Have you ever considered whether your tech stack could potentially be the cause of inefficient operations?
Your stack may have the industry's best tools to support your marketing, sales, customer service, internal operations and other crucial aspects of the business. But when you look at it from the perspective of an ecosystem, you have to ensure that all your tools integrate seamlessly with each other to eliminate inefficiencies.
Let's take a step back to discuss how a tech stack audit can benefit your organisation, and how can you perform it.
Anything and everything you use to support your business operations encompasses your tech stack.
From Martech (marketing technology) to any sales enablement software, or from customer service platforms to internal communication systems - every tool or software you use comes together to form your tech stack.
Tools in a Tech Stack
Over the last couple of years, especially with the rise of RevOps, there has been a significant change in the way businesses prioritise operational efficiency. The RevOps Flywheel model helped us gain insights to achieve that through a few simple strategies:
When applied to the third pillar of RevOps a.k.a. technology, businesses cannot only reduce costs associated with unnecessary tools but also enhance the overall synergy and effectiveness of their GTM strategy.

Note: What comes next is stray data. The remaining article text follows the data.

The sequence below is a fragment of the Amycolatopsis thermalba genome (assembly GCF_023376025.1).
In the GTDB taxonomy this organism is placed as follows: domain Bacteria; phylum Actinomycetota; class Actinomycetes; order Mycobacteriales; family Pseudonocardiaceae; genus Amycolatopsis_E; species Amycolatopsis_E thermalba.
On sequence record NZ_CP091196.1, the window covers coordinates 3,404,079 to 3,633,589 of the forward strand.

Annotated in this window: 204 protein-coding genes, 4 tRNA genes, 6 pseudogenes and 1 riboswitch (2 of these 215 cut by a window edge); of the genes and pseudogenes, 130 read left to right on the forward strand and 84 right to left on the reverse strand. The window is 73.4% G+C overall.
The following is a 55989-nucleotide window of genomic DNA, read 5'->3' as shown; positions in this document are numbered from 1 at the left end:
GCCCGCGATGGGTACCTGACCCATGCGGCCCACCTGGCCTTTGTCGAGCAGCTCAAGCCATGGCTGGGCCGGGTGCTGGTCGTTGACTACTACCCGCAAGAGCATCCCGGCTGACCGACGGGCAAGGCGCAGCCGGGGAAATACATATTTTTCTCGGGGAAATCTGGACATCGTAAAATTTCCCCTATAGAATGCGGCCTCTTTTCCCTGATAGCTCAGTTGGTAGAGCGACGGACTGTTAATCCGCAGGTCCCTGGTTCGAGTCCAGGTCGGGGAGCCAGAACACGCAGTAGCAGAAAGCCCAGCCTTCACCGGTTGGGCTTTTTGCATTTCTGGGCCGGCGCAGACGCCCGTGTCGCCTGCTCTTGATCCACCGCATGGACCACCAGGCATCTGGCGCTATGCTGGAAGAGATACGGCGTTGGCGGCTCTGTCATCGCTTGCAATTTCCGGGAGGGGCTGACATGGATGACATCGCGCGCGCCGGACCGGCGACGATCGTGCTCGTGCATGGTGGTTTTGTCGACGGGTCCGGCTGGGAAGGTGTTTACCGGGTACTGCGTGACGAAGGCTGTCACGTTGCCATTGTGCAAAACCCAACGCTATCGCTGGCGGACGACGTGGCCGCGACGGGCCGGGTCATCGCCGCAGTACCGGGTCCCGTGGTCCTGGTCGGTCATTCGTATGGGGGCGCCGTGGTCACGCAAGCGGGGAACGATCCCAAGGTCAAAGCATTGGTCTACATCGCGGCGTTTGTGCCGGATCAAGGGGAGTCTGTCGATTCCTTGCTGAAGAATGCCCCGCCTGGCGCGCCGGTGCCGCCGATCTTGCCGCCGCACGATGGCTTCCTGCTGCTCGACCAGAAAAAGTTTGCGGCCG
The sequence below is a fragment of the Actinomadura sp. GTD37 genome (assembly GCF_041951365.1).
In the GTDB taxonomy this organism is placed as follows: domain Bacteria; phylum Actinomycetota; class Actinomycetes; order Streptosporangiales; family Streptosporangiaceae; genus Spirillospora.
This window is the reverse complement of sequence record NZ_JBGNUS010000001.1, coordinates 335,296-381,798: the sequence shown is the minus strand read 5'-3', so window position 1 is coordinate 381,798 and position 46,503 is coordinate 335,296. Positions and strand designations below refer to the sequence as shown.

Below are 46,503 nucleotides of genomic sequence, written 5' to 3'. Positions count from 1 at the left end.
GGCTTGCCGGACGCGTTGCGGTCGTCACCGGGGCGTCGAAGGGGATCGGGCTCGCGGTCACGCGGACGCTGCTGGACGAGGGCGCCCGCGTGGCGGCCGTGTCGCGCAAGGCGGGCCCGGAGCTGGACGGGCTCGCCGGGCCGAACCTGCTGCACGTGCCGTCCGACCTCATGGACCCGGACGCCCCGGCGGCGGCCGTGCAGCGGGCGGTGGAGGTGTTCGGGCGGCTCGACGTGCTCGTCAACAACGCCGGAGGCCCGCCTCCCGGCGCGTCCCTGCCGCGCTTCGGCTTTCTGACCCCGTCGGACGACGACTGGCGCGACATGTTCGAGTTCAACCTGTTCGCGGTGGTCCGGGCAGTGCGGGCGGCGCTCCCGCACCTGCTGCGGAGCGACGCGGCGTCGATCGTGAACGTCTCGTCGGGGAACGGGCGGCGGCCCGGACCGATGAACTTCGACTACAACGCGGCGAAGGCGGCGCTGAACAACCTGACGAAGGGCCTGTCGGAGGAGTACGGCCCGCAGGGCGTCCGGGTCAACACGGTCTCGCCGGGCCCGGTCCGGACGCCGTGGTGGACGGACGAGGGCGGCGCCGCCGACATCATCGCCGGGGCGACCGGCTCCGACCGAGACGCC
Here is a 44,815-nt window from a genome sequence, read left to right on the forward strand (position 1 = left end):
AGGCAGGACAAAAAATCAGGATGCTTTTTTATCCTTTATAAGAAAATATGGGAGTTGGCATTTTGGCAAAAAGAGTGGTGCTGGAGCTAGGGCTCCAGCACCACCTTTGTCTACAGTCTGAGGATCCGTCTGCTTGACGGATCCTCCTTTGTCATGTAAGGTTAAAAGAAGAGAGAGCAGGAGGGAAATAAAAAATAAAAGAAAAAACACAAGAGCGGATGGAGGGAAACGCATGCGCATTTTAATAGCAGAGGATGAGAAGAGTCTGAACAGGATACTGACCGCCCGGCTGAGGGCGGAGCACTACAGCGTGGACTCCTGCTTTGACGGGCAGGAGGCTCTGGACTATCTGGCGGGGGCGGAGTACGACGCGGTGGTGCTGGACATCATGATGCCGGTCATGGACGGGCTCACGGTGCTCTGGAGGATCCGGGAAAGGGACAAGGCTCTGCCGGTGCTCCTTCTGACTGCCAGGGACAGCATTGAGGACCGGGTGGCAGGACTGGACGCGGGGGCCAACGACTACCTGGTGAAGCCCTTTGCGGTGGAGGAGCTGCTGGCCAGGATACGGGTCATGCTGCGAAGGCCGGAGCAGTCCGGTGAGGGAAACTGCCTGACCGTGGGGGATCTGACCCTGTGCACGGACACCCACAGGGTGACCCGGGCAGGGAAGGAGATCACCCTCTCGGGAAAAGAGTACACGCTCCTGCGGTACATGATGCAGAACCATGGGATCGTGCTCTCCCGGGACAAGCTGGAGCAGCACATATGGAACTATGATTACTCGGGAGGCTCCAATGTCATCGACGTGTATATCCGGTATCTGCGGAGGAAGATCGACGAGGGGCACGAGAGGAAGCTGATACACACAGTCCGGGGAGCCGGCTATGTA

This is where a tech stack audit comes in. By conducting a thorough evaluation of your tech stack, you can identify any gaps or redundancies and make necessary adjustments to optimise your operations. A modern tech stack should be streamlined, efficient, and scalable, allowing for smooth collaboration and improved productivity.
Reiterating what we said earlier, simply having the best tools at your disposal does not guarantee success. If your tech ecosystem does not seamlessly integrate all your tools, it can lead to data silos causing inefficiencies, duplicate efforts, and wasted time and resources.
Effective internal communication is vital for achieving organisational goals. However, when each department uses its technology without integration capabilities, it hampers alignment and collaboration among teams. This can divert teams from their long-term organisational objectives, causing them to focus solely on their individual departmental goals.
Furthermore, if teams are not accessing data from the same source, it becomes difficult to determine overall success and discern what strategies are effective.
When data silos occur and departments within an organisation are not aligned, it creates a fragmented customer journey that can hinder effective communication with customers. Without a unified view of the customer's interactions and touchpoints, it becomes difficult to understand their needs and preferences.
Deprived of this, sales and marketing teams aren't able to provide personalised experiences and customers expecting fluidity across touchpoints, encounter disruptions that erode satisfaction and loyalty.
Have trouble explaining the amount your tech stack takes up in your yearly budget?